Just to throw up some bio to give my remarks context: I’m 54, straight, cis-male. The first novel I really remember reading was Harry Harrison’s Spaceship Medic when I was around nine-ish, I think? Though I’d been a keen fan of sci-fi comics before then (TV-21 is the only title I recall from that time).
I’ve got a feeling that the first transgender (human) character I read about was probably the protagonist of Heinlein’s I Will Fear No Evil. I don’t think it’s a spoiler to reveal that he gets a whole body transplant early on, transferring his brain from his old man’s body to that of his pretty young secretary’s (who coincidentally has a fatal-to-the-brain accident around the same time as he has a heart attack).
Now, for someone whose undead corpse gets held up as a totem for conservatives all the time, Heinlein had some pretty liberal ideas, not just about sex, but about gender, too. By our standards he may have failed on the follow-through in real life, and even arguably handled them clumsily in his fiction, but he had no difficulty in contemplating what was originally a man’s brain in a woman’s body and accepting that she was now a woman by any useful definition.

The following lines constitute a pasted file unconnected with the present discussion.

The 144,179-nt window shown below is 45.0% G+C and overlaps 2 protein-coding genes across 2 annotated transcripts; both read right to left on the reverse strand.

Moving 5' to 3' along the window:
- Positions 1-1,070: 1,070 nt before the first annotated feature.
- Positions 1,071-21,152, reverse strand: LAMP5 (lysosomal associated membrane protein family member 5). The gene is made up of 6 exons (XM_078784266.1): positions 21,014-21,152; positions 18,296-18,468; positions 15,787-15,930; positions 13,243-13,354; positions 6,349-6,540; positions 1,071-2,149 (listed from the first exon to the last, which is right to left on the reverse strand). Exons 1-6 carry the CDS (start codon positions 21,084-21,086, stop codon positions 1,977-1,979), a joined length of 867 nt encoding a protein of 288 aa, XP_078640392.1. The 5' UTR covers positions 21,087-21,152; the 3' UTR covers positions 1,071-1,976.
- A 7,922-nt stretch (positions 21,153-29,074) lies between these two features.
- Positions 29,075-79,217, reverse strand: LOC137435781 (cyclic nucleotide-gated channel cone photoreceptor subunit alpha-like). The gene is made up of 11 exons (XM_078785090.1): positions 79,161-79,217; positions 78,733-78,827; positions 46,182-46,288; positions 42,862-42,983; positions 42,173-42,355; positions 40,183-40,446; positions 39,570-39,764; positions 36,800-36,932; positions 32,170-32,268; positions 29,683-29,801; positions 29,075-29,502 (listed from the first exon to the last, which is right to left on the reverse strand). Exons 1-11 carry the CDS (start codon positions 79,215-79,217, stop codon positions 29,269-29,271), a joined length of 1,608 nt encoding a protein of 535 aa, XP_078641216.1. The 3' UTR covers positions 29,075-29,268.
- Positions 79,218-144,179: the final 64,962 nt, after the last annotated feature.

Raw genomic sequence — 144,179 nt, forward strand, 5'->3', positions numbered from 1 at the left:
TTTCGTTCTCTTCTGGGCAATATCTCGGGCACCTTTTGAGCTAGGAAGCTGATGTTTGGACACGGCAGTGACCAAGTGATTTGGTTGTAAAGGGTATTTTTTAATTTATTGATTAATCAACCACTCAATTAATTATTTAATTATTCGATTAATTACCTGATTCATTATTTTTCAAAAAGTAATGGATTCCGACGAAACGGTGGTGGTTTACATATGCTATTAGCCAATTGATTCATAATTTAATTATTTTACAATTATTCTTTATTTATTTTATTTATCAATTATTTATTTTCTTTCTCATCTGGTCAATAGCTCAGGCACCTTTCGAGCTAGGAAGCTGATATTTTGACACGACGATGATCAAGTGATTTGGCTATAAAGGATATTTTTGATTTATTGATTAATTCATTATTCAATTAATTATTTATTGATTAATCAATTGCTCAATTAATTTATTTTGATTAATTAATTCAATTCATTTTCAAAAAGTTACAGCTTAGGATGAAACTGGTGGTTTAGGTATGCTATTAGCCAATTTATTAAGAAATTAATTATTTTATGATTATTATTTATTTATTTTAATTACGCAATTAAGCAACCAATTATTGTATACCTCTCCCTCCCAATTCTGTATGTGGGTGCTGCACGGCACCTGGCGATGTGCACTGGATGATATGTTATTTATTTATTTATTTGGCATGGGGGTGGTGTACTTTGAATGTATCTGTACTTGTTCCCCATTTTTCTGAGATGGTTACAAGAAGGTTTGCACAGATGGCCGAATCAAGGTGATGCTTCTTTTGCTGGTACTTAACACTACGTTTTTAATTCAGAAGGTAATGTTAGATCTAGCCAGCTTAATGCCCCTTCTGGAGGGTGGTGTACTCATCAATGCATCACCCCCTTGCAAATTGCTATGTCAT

I think our present-day conservatives would make a great deal of that, probably falling on the side of insisting that our protag is still male and getting the screaming habdabs at contemplating “him” having sex with a man. (Which she does, rather a lot, as I recall. (But discreetly written. (Still, it was pretty steamy for my pre-internet 14yo brain.))
I think that, though I’m far from perfect in this regard, to the extent that I’m accepting of trans* issues today, it’s mostly down to reading such out-there stuff early on. For a long time I thought what the general media wanted me to think about it all, but eventually (fairly late in the day, really), rejecting the general narrative wasn’t such a big step because of books like this.
Saying that, IWFNE does rather weigh the considerations heavily towards the sexual end of gender issues, I think, which is one of the clumsinesses of Heinlein’s text. It could definitively been better in this regard. But from my young cis-gendered perspective, I’ll give it a C+.
(Is this the kind of thing you were wanting, @jerwin ? )